Good film music enhances movie scenes. Great film music takes a good, bad or indifferent scene and lifts it into the stratosphere. Really great film music does that and is also enchanting to listen to in any context. By that measure, John Barry is one of the best film composers ever.

He might have lacked some of their complexity, but in emotional and melodic terms he is very much on a par with the greatest film composers of all time, including Ennio Morricone, Nino Rota, and Bernard Herrmann — and their music charted much less frequently. John Barry could write a complex, soaring pop hit that might make Burt Bacharach jealous. He wasn’t afraid to be over-the-top when the job called for and embraced a certain level of kitsch where appropriate. He didn’t over-value subtlety.

Mr. Barry died yesterday in New York from a heart attack at age 77, not super young but another twenty or thirty years of his presence on the planet would have been nice, too. Even today, when many young film viewers are only barely aware that some guy named Sean Connery once played James Bond, if I ask almost anyone to think of “spy music,” they’re probably going to think of either the actual music from the early James Bond films or music heavily influenced by it. That’s just scratching the surface.

Barry evoked beauty, longing and mystery for all kinds of films. His 111 composing credits included Oscar-winning scores for “Out of Africa,” “Born Free,” the colonial war classic “Zulu,” his groundbreaking combination of scoring and music supervision on “Midnight Cowboy,” the cult fantasy-romance, “Somewhere in Time,” a now very obscure 1972 live-action musical version of “Alice’s Adventures in Wonderland” and Richard Lester’s masterpiece, “The Knack and How to Get It.” Other scores include “Dances With Wolves,” “The Lion in Winter,” and the three movies that starred Michael Caine as anti-Bond workaday spook, Harry Palmer. Barry had the spy market cornered, and he was one very cool cat.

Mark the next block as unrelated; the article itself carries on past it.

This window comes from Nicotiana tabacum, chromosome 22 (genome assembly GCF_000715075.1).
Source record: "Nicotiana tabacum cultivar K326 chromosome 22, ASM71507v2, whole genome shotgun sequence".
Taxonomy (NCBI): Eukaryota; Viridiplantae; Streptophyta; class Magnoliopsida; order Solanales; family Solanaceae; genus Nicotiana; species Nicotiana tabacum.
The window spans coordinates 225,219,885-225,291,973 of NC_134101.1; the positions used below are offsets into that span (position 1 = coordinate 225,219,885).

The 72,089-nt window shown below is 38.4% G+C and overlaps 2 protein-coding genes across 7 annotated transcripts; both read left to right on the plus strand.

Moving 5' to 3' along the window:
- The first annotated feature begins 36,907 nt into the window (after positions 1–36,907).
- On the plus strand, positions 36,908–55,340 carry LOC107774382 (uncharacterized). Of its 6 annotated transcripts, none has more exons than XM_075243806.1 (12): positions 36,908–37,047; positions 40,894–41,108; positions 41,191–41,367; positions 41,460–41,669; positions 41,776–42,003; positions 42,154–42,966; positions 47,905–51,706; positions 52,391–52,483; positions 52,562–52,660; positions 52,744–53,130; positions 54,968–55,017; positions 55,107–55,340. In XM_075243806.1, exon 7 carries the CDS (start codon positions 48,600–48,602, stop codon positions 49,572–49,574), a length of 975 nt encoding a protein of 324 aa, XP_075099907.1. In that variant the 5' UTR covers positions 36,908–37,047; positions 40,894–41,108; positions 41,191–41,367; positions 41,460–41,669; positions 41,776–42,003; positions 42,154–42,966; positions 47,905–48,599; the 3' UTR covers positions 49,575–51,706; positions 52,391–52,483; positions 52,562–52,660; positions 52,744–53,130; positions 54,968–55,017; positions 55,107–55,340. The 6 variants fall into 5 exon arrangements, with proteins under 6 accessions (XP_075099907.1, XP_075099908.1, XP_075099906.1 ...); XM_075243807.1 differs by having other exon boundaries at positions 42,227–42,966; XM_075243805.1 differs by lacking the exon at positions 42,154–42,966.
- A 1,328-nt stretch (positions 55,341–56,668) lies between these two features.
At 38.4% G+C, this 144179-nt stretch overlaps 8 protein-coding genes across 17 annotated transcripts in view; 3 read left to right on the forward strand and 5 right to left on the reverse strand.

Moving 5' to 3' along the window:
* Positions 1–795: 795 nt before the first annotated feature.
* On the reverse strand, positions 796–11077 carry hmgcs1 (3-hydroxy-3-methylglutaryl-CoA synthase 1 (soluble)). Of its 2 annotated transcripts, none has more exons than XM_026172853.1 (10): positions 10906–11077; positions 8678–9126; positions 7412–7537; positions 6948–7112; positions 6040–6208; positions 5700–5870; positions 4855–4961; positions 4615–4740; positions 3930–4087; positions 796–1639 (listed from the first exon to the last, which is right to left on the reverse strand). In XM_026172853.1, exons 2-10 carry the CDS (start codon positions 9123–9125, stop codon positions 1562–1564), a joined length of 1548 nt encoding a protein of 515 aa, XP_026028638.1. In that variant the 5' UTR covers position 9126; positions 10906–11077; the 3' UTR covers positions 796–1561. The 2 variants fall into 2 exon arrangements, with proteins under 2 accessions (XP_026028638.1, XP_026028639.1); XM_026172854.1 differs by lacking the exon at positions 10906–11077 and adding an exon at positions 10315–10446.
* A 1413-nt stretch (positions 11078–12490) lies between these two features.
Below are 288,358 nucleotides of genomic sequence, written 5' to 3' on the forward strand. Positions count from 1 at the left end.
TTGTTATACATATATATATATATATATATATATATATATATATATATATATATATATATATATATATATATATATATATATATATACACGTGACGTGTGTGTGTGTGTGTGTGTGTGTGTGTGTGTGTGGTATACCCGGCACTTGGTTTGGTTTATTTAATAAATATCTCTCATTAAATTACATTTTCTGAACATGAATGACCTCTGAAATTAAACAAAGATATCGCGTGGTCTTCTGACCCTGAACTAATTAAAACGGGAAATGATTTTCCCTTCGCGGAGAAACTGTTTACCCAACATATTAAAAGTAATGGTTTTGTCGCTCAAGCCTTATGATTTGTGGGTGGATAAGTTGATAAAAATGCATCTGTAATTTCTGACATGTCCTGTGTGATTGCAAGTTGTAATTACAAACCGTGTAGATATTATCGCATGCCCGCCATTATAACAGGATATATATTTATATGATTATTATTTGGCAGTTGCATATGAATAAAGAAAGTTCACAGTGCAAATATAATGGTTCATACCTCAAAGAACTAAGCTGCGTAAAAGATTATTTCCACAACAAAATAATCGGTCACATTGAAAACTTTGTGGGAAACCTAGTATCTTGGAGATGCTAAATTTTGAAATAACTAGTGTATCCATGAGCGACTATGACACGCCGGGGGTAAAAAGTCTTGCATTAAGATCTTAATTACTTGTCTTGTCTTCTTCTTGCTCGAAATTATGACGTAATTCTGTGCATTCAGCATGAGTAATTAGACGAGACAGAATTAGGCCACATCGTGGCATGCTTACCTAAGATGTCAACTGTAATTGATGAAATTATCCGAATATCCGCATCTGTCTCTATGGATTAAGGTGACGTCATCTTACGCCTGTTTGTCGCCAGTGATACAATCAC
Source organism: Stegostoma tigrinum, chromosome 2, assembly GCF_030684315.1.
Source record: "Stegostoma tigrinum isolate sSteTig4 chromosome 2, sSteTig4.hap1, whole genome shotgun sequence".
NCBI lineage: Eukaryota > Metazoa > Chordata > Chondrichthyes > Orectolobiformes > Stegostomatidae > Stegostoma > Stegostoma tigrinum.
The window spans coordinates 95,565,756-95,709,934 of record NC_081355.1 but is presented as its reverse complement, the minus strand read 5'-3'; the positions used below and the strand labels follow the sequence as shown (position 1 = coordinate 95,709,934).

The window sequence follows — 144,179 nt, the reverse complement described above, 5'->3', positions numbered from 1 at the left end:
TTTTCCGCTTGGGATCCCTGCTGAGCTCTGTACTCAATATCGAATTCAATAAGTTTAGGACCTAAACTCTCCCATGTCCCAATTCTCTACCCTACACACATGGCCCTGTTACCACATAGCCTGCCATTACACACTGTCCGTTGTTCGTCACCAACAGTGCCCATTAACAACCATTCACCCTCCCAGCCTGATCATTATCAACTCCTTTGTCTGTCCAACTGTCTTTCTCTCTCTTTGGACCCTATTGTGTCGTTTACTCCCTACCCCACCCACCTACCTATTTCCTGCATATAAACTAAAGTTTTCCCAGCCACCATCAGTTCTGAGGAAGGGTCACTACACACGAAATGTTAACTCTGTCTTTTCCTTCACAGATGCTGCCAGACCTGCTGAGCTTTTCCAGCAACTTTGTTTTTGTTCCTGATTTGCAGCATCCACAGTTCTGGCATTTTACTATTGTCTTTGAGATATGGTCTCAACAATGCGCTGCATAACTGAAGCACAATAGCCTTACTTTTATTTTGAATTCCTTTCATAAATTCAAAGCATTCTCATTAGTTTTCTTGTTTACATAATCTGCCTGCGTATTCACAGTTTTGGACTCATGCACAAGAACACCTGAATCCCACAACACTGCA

If you’ve never heard his fascinating and funny 2004 interview with NPR’s Terry Gross where he discusses “million dollar Mickey Mouse music,” now’s a good time. As you can always bet on, there’s much more at MUBI and be sure to check out this anecdote from Sir Michael about being present at the creation of a pop masterpiece. After the flip, just a few somewhat random clips of some of Barry’s best.

Read the rest of this entry »

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Ladies and gentlemen, we have your new Superman and, yeah, he’s British too

Englishman Henry Cavill in his ordinary street clothesSomeone wake up Lou Dobbs. I mean, Spidermen and Batmen hailing from the UK is one thing, but what’s Henry Cavill going to do, fight for truth, justice and the British way? Will Luthor try to do him in with a Kryptonite crumpet?

But, seriously, folks, the main reason I’ve decided to put off this week’s box office round-up is that the entire geek film Internet is having a fangasm because Mike Fleming and La Finke and also, possibly, la Harry, broke the news this morning that busy working English thespian Henry Cavill is the new man from Krypton.

If, like me, your first reaction to the news is “Who’s Henry Cavill?,” the answer is that he’s best known as a macho nobleman on TV’s “The Tudors.”  The assumption is that producer-director Zack Snyder and company are going with a more ultra-masculine Superman in reaction to the underrated and underseen Brandon Routh, but thats probably jumping the gun. Let’s see what he actually does with the part. If, like me, you’ve never watched “The Tudors,” Cavill also played supporting roles in the 2002 version of “The Count of Monte Cristo,” and as the obnoxious Humphrey in Matthew Vaughn’s underrated and underseen, “Stardust,

I still haven’t decided just what I think of Zack Snyder as a filmmaker and I haven’t seen enough of Cavill to have a pre-opinion here though, just looking at some of his pictures, he seems a slightly better fit to me for either James Bond or Batman, both characters he was actually in the running to play. Still, my hunch is he’ll do fine. I would, however, like to remind casting directors that Americans can save producer’s substantial sums on dialect coaches. Or, let’s make the next 007 American, and in two or three years, when they decide to do a Harry Potter reboot (this time, he’ll be tougher and sexier) let’s make him a Yank as well. America’s acting superheroes needs jobs!